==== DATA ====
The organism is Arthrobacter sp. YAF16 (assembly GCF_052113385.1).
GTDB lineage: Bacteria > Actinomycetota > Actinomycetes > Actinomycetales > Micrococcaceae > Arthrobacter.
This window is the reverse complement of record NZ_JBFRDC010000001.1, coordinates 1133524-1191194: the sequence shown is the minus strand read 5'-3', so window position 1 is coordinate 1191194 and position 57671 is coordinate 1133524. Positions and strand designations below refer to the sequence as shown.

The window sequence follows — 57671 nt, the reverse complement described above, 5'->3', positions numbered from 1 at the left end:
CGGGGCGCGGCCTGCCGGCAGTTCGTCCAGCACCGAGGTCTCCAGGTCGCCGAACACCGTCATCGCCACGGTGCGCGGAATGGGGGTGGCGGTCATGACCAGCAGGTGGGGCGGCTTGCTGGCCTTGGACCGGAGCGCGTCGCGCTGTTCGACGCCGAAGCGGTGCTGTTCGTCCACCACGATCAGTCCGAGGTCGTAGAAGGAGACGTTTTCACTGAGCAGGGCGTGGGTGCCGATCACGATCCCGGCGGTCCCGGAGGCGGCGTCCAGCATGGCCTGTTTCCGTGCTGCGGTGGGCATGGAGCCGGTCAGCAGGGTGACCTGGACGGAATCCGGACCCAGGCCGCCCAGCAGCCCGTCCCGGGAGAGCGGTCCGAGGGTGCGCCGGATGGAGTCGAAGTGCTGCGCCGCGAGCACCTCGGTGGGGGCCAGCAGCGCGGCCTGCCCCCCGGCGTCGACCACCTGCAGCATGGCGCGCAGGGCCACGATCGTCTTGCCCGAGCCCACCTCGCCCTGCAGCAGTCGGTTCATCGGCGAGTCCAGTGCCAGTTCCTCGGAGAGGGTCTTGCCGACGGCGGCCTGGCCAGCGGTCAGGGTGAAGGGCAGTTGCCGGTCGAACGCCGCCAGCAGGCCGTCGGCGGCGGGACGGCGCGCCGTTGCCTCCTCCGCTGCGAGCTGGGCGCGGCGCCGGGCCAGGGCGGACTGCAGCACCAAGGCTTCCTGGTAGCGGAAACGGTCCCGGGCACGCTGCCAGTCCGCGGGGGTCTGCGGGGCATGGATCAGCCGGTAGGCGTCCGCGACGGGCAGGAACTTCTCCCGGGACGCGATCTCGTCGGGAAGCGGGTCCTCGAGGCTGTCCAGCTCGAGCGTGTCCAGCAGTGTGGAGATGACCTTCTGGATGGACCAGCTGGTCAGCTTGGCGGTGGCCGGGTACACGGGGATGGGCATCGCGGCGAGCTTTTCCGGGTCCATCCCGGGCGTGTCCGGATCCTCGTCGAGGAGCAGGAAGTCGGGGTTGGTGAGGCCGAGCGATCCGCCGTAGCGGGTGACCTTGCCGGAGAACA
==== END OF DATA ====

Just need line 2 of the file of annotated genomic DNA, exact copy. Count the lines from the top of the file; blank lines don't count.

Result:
GTDB lineage: Bacteria > Actinomycetota > Actinomycetes > Actinomycetales > Micrococcaceae > Arthrobacter.